Why Stephanie Paul's legacy as a Lady Bulldog can be remembered for perseverance

The recent alumna almost called it quits after nagging knee complications.

Note: This opens a two-part series of stories highlighting recent Lady Bulldog alumni. The next installment will feature Ari Henderson.

Stephanie Paul’s knee pain had relief entering her senior season at Georgia. For the first time in nearly two years, she felt healthy enough to fully participate and perform well. That confidence only lasted one full practice.

Before stepping onto the court for the second session, Paul’s knee swelled up. She’s not one to show frustration, but this became the boiling point. She knew a struggle to recover would follow, and the Lady Bulldogs’ coaching staff said their starting forward couldn’t practice for about two weeks.

None of her teammates battled a nagging knee ailment that didn’t have a true diagnosis. Only Paul, and it served as a major setback. On that October afternoon prior to the 2019-20 season, the tears flowed.

Not this again.

“I was tired of it,” said Paul, who contemplated redshirting. “I wanted to be around the game, but didn’t want to play anymore. I felt like I couldn’t be at my best.”

Paul’s desire to finish strong won over the moments of doubt. She prayed, sought advice from assistant coach Robert Mosley and her close friend Maya Caldwell. She termed it “One Last Dance,” but it was far from an easy one. A player in her early 20s had worn-down knees, and by no fault of Paul’s own. Her years in basketball dealt an unfortunate card, but Caldwell reminded Paul that “you can’t just quit.”

The knee issues started ahead of her sophomore year. She had to sit out five games during 2017-18, in fact, due to complications. Paul’s ailments are the result of worn-down cartilage. Essentially, the bones rub against each other during any movement. She continued to play at 65-to-70 percent over the final legs of her career, and that had to be her version of 100 percent.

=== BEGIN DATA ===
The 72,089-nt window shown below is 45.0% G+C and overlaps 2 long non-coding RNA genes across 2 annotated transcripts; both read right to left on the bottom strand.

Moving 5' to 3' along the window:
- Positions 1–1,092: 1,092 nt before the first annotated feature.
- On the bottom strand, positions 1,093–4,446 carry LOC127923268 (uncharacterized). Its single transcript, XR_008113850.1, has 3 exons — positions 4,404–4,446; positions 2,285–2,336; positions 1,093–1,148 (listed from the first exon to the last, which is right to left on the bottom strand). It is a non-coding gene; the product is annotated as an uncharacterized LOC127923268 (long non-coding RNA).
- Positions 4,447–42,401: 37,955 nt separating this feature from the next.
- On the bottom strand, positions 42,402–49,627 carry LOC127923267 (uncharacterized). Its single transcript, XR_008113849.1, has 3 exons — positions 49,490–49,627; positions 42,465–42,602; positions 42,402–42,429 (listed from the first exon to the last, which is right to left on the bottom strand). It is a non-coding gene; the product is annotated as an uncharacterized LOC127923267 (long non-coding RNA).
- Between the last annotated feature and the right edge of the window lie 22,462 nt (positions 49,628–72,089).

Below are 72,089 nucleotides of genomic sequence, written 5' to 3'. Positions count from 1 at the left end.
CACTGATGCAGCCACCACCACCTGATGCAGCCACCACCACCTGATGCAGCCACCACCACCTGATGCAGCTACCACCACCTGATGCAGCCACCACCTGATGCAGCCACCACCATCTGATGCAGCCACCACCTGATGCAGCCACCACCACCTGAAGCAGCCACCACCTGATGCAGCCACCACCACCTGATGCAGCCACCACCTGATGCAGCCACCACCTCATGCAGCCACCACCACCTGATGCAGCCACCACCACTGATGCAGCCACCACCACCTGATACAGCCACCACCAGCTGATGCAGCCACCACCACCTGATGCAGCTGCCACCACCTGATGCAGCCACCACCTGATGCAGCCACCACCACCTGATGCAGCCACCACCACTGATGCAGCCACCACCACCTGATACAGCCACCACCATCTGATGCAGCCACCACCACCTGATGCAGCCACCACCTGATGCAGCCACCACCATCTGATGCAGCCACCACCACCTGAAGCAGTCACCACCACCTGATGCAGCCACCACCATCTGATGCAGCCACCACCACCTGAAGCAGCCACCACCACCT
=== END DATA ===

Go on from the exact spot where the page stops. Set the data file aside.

Paul powered through her senior year, and head coach Joni Taylor called her the “spark plug.” Paul gave Georgia smaller advantages — a rebound, putback basket, hustle and other facets of the game that weren’t so glorious.

“Everybody cheered for her because they knew the struggles she went through,” Taylor said during SEC play. “She was constantly in rehab. When you see someone commit to the process and see success, you’re happy for them.”

Once more, Paul had to overcome a lot of obstacles in order to take the Stegeman Coliseum court each night. She wore a Normatec leg recovery system sleeve to sleep each night, spent more time on a bike than in active practice drills and nearly made the treatment area her living space.

For those reasons, Paul’s legacy can be tied to perseverance. She almost gave it up, but continued to perform. A senior-year stat line of 6.4 points and 4.5 rebounds per game isn’t the flashiest, and Paul knows those totals could be higher with healthy knees. Her most important statistic, however, is 31 starts. Paul didn’t hang it up or shy away from pain, but instead made the most of a final season.

“It has been a gift that God has given me,” Paul said. “I probably wouldn't be able to do a lot of things I've done without the sport. It's just fun.”

In order for Paul to start each game, Georgia had to strategize. The 6-foot forward had to find ways to maintain value throughout her senior season — well, the final three years of Paul’s career. Early on, the Lady Bulldogs limited activity by eliminating tip drills and only doing a couple of full-court drills each day. There would be a stretch where Paul would practice one day, then sit out the next.